This research has been supported by European Union’s Horizon 2020 Research and Innovation Programme under Grant Agreement Number 856967. T.L.-T., I.L. and G.M. acknowledge the support of the Ministry of Education, Science and Technological Development through the Project No. 451-03-68/2020-14/200156: “Innovative Scientific and Artistic Research from the FTS (Activity) Domain” and the Science Fund of the Republic of Serbia Project No. 6473027 “Data Driven Sleep Phenomapping—A Graph Signal Processing Approach. R.P. is supported by the Italian MIUR PON R&I 2014-2020 AIM Project No. AIM1851228-2. L.F. is supported by the Italian MIUR PRIN 2017 Project 2017WZFTZP “Stochastic Forecasting in Complex Systems” and PON project “4FRAILTY—Sensoristica Intelligente, Infrastrutture e Modelli Gestionali per la Sicurezza di Soggetti Fragili” (MIUR D.D. 1735 13/07/2017).

Institutional Review Board Statement

The data used in this study are open access (see data availability statement) and were provided for the Physionet/CinC Challenge 2018 by the Massachusetts General Hospital’s (MGH) Sleep Lab in the Sleep Division together with the Computational Clinical Neurophysiology Laboratory, and the Clinical Data Animation Center. Further details on the Physionet Challenge 2018 can be found on https://physionet.org/content/challenge-2018/1.0.0/challenge2018cinc.pdf (last accessed on 25 May 2021). The authors of this paper did not take part neither have organized clinical studies and data collection.

Informed Consent Statement

More extensive information on the ethical approval related to this open dataset might be obtained from the organizers of the Physionet Challenge 2018 https://physionet.org/content/challenge-2018/1.0.0/challenge2018cinc.pdf (last accessed on 25 May 2021). According to this source, the statement on informed consent is as following: “The Partners Institutional Review Board approved retrospective analysis of the MGH dataset without requiring additional consent.”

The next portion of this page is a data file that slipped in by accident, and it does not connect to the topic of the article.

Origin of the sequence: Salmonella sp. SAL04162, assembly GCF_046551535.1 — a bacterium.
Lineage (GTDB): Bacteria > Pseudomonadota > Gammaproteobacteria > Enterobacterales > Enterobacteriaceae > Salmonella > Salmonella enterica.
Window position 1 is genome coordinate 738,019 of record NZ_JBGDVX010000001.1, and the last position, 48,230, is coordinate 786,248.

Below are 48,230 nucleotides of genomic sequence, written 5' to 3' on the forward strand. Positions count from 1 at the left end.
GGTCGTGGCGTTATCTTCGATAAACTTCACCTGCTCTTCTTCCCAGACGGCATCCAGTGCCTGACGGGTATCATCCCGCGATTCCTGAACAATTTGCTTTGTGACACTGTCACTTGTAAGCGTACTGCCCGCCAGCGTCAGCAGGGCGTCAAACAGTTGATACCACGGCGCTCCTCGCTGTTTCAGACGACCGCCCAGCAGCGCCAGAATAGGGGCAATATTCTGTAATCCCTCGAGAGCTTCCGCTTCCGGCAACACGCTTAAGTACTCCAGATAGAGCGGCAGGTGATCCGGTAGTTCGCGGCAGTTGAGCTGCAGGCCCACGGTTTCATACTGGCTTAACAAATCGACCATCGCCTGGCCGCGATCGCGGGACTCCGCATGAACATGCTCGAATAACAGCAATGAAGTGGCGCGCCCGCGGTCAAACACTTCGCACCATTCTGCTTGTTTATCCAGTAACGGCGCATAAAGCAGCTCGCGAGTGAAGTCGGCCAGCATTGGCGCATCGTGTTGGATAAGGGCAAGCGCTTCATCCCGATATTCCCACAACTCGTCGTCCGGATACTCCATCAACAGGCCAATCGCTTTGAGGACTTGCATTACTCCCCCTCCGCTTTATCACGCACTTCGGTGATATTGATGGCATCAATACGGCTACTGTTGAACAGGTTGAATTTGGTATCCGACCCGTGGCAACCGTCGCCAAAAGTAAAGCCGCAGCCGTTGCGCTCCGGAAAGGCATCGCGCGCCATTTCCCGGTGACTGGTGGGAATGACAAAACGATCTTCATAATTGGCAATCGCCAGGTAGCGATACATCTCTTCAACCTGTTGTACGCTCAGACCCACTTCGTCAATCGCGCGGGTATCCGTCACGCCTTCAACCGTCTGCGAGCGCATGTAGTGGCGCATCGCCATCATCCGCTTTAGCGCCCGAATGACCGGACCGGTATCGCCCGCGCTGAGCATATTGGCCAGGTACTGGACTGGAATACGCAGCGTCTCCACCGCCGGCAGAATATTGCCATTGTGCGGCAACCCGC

Data Availability Statement

Publicly available datasets were analyzed in this study, i.e., the open-source database provided for the Physionet/CinC Challenge 2018. This data can be found here: https://archive.physionet.org/physiobank/database/challenge/2018/ (accessed on 20 May 2021). The codes developed for the analyses carried out in this work are available upon request.

Conflicts of Interest

The authors declare no conflict of interest. The funders had no role in the design of the study; in the collection, analyses, or interpretation of data; in the writing of the manuscript, or in the decision to publish the results.

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Figure 1. Exemplary windows of the respiratory airflow signal recorded for different breathing effort events during sleep: (a) normal respiration; (b) RERA; (c) hypopnea; (d) obstructive sleep apnea; (e) central apnea. The signal parts in blue correspond to the labelled events.